Networking for Financial Counseling and Planning, Financial Counseling and Planning, v. 10 (1), 1999

Networking For Financial Counseling And Planning

Sherman Hanna(1)

One of my favorite features
of this journal is the About The Authors in each issue. Some readers
may wonder what determines which biographical items are included in the
paragraph about each author. I instruct the authors to include all relevant
research, awards, publications, certifications, and previous positions.
In many cases, I have to nag authors to include more information. I believe
it is useful for readers to know as much as possible about authors, both
in terms of evaluating the credibility of the research and in terms of
possible networking – you can learn that an author is doing research or
other activities related to a topic of interest to you. To further enhance
the networking possibilities, I started including e-mail addresses in the
articles many years ago. The ACFPE web site,, has links to
some author web sites, so you can find out more about many of the authors,
see photographs of the authors, etc. Of course, for those who can attend
the AFCPE conference every year, some networking can take place at the
meetings, but I believe that including a lot of biographical information
in the journal and the web site can enhance the process.

This issue’s eight articles
include a diversity of topics and approaches. Muske and Winter’s article
considers the cash flow management activities of 7 families. This is unusual
given that most empirical studies in this and other social science journals
have statistical analyses of samples of 100 to 5,000 households. However,
as with Thompson, Sharpe, and Hamilton (1998)’s article in the previous
issue of this journal, it is useful to consider this type of qualitative
research to obtain different insights than can be obtained from quantitative

The article by Grable and
Joo uses concepts and results from help-seeking research in other fields
to investigate personal finance help-seeking behavior. Their results should
be useful for practitioners and educators. Godwin’s article uses a 1983-89
panel survey to ascertain what factors seem to be related to later debt
problems. There is always a challenge of disentangling causation in such
studies, but she obtained some interesting results.

The article by Danes, Huddleston-Casas
and Boyce describes an evaluation of the High School Financial Planning
Program® sponsored by the National Endowment for Financial Education®
(NEFE) and the Cooperative State Research, Education, and Extension Service.
Their results are encouraging, and should provide ammunition for those
trying to promote such efforts in high schools. Garman, Kim, Kratzer, Brunson
and Joo also performed evaluation research, on a workplace financial education
program, and also obtained encouraging results.

The article by Cooley, Hubbard
and Walz is the only one directly related to retirement, after several
issues dominated by retirement articles. Their article, however, is on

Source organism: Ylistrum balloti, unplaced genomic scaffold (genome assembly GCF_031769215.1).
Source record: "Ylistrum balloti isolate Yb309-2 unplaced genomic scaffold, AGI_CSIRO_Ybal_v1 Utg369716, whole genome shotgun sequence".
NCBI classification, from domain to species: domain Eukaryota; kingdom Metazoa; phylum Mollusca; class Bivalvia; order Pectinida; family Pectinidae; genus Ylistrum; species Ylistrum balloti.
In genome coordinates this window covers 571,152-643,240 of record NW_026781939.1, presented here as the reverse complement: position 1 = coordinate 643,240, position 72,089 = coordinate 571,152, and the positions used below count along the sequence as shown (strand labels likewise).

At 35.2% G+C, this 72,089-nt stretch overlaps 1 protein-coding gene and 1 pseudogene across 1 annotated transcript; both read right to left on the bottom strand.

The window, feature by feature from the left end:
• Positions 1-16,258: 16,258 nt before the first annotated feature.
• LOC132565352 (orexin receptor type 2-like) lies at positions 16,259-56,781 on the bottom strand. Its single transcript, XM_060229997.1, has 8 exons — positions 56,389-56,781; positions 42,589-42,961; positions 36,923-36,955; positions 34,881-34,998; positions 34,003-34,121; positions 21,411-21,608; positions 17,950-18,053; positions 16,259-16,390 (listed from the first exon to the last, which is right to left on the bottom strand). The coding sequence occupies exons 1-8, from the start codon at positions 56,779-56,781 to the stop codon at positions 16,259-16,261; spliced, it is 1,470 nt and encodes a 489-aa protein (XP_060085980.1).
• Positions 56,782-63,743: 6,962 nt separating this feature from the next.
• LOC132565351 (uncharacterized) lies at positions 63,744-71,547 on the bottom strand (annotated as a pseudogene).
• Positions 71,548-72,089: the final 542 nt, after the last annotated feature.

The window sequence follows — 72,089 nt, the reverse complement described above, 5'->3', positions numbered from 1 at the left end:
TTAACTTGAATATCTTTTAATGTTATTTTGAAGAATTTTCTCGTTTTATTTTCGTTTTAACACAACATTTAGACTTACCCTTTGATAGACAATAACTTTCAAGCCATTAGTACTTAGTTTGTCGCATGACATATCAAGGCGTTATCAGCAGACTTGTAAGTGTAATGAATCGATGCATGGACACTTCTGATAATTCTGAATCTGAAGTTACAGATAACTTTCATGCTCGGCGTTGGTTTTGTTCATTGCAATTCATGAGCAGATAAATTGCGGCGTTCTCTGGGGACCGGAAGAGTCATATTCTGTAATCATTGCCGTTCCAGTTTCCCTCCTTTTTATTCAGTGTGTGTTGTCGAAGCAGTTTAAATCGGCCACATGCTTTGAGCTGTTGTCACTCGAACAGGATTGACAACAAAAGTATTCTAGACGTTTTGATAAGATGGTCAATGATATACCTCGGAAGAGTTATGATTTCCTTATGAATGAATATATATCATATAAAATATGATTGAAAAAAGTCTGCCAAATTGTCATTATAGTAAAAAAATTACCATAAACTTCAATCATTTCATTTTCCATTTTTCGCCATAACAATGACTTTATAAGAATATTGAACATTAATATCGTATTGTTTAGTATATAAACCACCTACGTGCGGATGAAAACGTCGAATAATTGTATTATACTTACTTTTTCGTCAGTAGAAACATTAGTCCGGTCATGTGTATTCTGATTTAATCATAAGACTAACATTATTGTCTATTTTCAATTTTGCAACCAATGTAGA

a very important topic, not just for people already retired, but for anyone
engaged in financial planning for retirement. What is the sustainable rate
of withdrawal from a retirement portfolio? This is a crucial part of the
mathematics of calculating how much to save for retirement. I can project
my Social Security and defined benefit pensions in terms of today’s dollars,
and subtract that total annual amount from my desired spending per year.
The next step is to take the present value of the annual gap for my life
expectancy, if I plan to buy an annuity, or divide by a real rate of return
if I will not buy a life annuity. The results by Cooley, Hubbard and Walz
suggest that 3% may be a prudent, although perhaps overly cautious, real
rate of return to assume, although 4% might be acceptable for someone willing
to include stocks in the retirement portfolio. The higher the rate of return
one assumes in retirement, the less will be needed to save for retirement.

Lee and Hogarth investigate
the question of whether shopping around for a mortgage pays off. The results
seem to indicate that it does not except for those who are refinancing.
They have an extensive discussion of implication for educators as well
as researchers. As they point out, the process is so complex for first-time
homebuyers that search may not save money, although logically it should.
Spitzer and Singh consider an old rule of thumb and show that a newer rule
might be relatively easy and more accurate for the high rates of return
we are observing in the stock market. Even though we have calculators,
it is nice to be able to talk about the time it takes to double your funds.


Thompson, J. H., Sharpe,
D. L. & Hamilton, J. A. (1998). Retirement programs: Reaching midlife
professional women. Financial Counseling and Planning, 9(2), 25-36.

1. Sherman Hanna, Professor, Consumer and Textile
Sciences Department, The Ohio State University, 1787 Neil Ave., Columbus,
OH 43210-1295. Phone: (614) 292-4584. Fax: (614) 292-7536. E-mail: